Article: Community and the Coffee Shop

Originally published in Peekaboo Magazine in May 2017.

When I stroll into 211 Café in downtown Bentonville, I can’t help but feel like Norm from “Cheers.” The colorful café is nothing like that dingy basement bar based in Boston, but, when I walk through the bright yellow front door of 211 Cafe, the owner, Mauricio, looks up from behind a broad counter and greets me warmly.

“Hi Dana!” he’ll say. “Ready for a Cortado?”

Mauricio knows my name.  He knows about the business that Jennifer and I developed from the comfortable couch in his café. He even knows that I drink shots of espresso with a little bit of froth on top. I think he also notices when I’ve reached my caffeine limit, because I start to talk way too fast. There’s something special about that Cortado… and it’s much more than the much-appreciated jolt of pure caffeine that my 36-year-old mother-of-two-small-children body needs around 9AM. It comes from the care that goes into the making of it. After all, I’ve met Mauricio’s wife, Norma, and heard their personal story.  One morning, Mauricio and his wife spent thirty minutes telling Jennifer and I about their lives, their baby daughter, and how they ended up in Bentonville from Guatemala.  It was Mauricio’s dream to open a coffee shop, and when his wife accepted a job in Bentonville, she encouraged him to follow his passion. His café slogan is “Coffee your life” – but, coffee aside, I feel like with each morning spent at 211 Café, Mauricio generously shares a little more about his interesting life with us, and inspires us to follow our passion in turn.

When you personally know the people behind the counter, register, or within the kitchen of your favorite local small business, you create a connection with the heart of your community.  Jennifer and I created our new business, Hello Local, from the couch at 211 Café, because we felt strong connections with local small business owners and wanted to find a way to link arms with them. We crafted our company to support makers in our community by curating themed gift boxes containing only local products.  Our mission is to further encourage a “think local, buy local, gift local” mentality in Northwest Arkansas.  We launched in early May.  Our gift boxes are designed, printed, and lovingly packed in Northwest Arkansas.  They make ideal personal or corporate gifts, realtor housewarming presents, new hire welcomes, and/or serve as an excellent introduction to our thriving community for new Northwest Arkansas residents.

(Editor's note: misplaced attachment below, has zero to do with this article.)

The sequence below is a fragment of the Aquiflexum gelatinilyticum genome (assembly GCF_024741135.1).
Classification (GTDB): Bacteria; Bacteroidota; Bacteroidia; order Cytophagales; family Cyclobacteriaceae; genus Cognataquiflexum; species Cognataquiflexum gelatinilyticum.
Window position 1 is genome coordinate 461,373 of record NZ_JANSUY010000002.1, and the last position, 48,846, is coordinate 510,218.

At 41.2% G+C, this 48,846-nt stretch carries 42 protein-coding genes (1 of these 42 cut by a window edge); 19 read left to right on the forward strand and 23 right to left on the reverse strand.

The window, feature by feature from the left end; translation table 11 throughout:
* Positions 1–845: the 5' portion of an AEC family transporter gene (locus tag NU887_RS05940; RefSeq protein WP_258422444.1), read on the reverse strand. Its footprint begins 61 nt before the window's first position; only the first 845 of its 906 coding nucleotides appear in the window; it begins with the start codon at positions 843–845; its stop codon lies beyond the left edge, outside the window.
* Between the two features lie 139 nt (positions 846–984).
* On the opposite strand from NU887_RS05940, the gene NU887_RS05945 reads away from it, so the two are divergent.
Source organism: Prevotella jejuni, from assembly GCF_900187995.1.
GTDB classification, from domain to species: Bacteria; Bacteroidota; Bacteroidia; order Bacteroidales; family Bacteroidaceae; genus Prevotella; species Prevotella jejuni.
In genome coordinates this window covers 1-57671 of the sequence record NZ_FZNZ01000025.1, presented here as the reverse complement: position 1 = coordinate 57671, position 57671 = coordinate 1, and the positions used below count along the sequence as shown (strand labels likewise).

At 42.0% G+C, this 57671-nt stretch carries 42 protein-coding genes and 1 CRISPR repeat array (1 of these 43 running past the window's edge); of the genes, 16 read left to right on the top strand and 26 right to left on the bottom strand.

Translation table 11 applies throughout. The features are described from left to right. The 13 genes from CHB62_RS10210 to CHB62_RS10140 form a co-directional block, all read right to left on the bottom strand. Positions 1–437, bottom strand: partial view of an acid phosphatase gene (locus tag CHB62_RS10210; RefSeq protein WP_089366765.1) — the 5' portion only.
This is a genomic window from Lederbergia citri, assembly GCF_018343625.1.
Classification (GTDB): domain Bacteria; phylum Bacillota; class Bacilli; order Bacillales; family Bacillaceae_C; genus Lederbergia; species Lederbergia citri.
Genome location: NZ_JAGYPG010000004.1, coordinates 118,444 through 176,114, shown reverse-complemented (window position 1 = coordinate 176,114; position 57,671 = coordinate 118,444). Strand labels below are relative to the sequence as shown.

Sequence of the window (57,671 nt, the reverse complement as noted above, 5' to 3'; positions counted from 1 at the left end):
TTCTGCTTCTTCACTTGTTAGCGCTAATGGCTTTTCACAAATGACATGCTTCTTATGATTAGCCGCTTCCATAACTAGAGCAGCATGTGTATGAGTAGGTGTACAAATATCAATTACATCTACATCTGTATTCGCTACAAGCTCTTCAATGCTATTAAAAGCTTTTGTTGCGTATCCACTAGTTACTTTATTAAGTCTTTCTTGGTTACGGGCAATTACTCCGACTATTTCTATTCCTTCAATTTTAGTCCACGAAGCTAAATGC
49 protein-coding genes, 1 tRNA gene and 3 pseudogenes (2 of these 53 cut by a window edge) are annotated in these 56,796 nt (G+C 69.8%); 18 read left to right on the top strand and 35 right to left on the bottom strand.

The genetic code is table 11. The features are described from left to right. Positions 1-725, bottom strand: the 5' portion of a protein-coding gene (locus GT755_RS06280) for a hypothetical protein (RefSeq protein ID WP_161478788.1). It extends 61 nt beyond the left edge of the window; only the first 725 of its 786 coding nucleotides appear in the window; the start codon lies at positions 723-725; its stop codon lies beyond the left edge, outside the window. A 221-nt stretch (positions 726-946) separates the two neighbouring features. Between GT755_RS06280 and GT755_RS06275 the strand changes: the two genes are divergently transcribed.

Each step in the creation of Hello Local was an opportunity to meet, interact with, and connect with local business owners.  Jennifer and I wanted to learn from them, but the encouragement we received from the roughly twenty businesses we approached has truly affected both of us. Let me offer a few highlights:

Fayetteville-based designer Rebekah Mathis designed our very colorful, very unique gift boxes. Like Jennifer and I, she designs at night after her kids go to sleep. Goodness knows, we have a heart for fellow multitasking moms!

John, Steve, and Adam at Tango Press in Springdale didn’t simply print our gift boxes.  They offered guidance, extra attention, and more patience than I can fully comprehend.  John sent Jennifer and I an encouraging email prior to our Hello Local launch, nostalgically noting the butterflies and excitement of starting a new business.

When approached about partnering with Hello Local, Rick Boosey at KYYA Chocolate didn’t simply offer prices on his memorable bean-to-bar chocolate. He invited me to the heart of his business, told me the story of its creation, and then literally handed me a hairnet and showed me how chocolate is made. His website states that KYYA Chocolate obsesses over each step in the chocolate-making process, but it’s not obsession that I witnessed–it’s passion, drive, and a heart for making a meaningful difference.

The Lewis family of Fayetteville owns Popped Perfect popcorn. Tamera Lewis cooks each batch of caramel popcorn, but the entire family contributes to the small business’ success. Tamera’s husband served in Vietnam, her oldest son is an Iraq combat veteran, and her youngest son serves as both a Senior Airman in the Arkansas Air Guard and is a police officer with the Springdale Police Department.  Tamera made my day last month when she texted me “Happy Mother’s Day!” out of the blue as I celebrated with my family.  

Lynn Hancock is the yogi behind Yoga Story and The Down Dog in downtown Bentonville.  She’s also the person who, without knowing it, encouraged Jennifer and I when we needed a little boost by generously offering us retail space for pop-up shops.  Profits from our pop-up shop helped propel Hello Local financially as we prepared for our official launch.

Jaxon Marz Goods’ Facebook page explains that the company’s healthy, all-natural body care products are lovingly handmade in small batches in the small business owner’s kitchen.  I can confirm that fact because… I’ve been in her kitchen! Jaxon Marz Goods owner Tara Lewis invited me into her cozy Fayetteville home, decorated with family photos and handmade candles, just to let me “smell test” each body lotion and candle until I found the scent that I loved. That scent ended up being “Coffee House,” to come full circle, and will be part of our Everything Coffee box on

Hello Local is excited to partner with each of these Northwest Arkansas small businesses in our themed gift box venture, and I hope I’ve offered a glimpse into the encouragement, personal connection, and enthusiasm each area business owner has offered us.  Please consider not only thinking local, buying local, and gifting local, but also making personal connections with the makers, movers and shakers serving as the engines of our communities.

And if you need an additional boost, try the Cortado. I guarantee it’ll change your life.

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